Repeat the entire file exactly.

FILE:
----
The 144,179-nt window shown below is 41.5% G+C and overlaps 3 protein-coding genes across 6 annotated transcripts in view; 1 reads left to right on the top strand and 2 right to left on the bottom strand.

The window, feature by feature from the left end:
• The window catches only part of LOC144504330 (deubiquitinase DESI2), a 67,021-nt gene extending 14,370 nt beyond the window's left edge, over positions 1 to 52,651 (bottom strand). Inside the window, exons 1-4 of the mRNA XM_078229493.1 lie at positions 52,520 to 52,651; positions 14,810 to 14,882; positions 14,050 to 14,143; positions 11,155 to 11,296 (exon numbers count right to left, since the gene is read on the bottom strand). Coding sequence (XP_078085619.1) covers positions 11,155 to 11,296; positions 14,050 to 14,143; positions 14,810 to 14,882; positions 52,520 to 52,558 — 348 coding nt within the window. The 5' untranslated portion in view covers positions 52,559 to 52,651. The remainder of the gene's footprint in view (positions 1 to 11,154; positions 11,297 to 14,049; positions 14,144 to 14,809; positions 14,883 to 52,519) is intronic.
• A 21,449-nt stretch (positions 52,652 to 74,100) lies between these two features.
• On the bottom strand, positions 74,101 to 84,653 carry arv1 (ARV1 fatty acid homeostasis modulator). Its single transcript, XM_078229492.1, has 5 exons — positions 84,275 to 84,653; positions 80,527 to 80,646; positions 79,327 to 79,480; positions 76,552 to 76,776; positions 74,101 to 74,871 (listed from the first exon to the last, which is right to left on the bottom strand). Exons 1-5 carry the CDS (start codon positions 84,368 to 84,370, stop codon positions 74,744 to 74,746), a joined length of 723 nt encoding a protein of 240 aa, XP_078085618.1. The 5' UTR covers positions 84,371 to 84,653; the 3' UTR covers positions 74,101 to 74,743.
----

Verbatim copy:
The 144,179-nt window shown below is 41.5% G+C and overlaps 3 protein-coding genes across 6 annotated transcripts in view; 1 reads left to right on the top strand and 2 right to left on the bottom strand.

The window, feature by feature from the left end:
• The window catches only part of LOC144504330 (deubiquitinase DESI2), a 67,021-nt gene extending 14,370 nt beyond the window's left edge, over positions 1 to 52,651 (bottom strand). Inside the window, exons 1-4 of the mRNA XM_078229493.1 lie at positions 52,520 to 52,651; positions 14,810 to 14,882; positions 14,050 to 14,143; positions 11,155 to 11,296 (exon numbers count right to left, since the gene is read on the bottom strand). Coding sequence (XP_078085619.1) covers positions 11,155 to 11,296; positions 14,050 to 14,143; positions 14,810 to 14,882; positions 52,520 to 52,558 — 348 coding nt within the window. The 5' untranslated portion in view covers positions 52,559 to 52,651. The remainder of the gene's footprint in view (positions 1 to 11,154; positions 11,297 to 14,049; positions 14,144 to 14,809; positions 14,883 to 52,519) is intronic.
• A 21,449-nt stretch (positions 52,652 to 74,100) lies between these two features.
• On the bottom strand, positions 74,101 to 84,653 carry arv1 (ARV1 fatty acid homeostasis modulator). Its single transcript, XM_078229492.1, has 5 exons — positions 84,275 to 84,653; positions 80,527 to 80,646; positions 79,327 to 79,480; positions 76,552 to 76,776; positions 74,101 to 74,871 (listed from the first exon to the last, which is right to left on the bottom strand). Exons 1-5 carry the CDS (start codon positions 84,368 to 84,370, stop codon positions 74,744 to 74,746), a joined length of 723 nt encoding a protein of 240 aa, XP_078085618.1. The 5' UTR covers positions 84,371 to 84,653; the 3' UTR covers positions 74,101 to 74,743.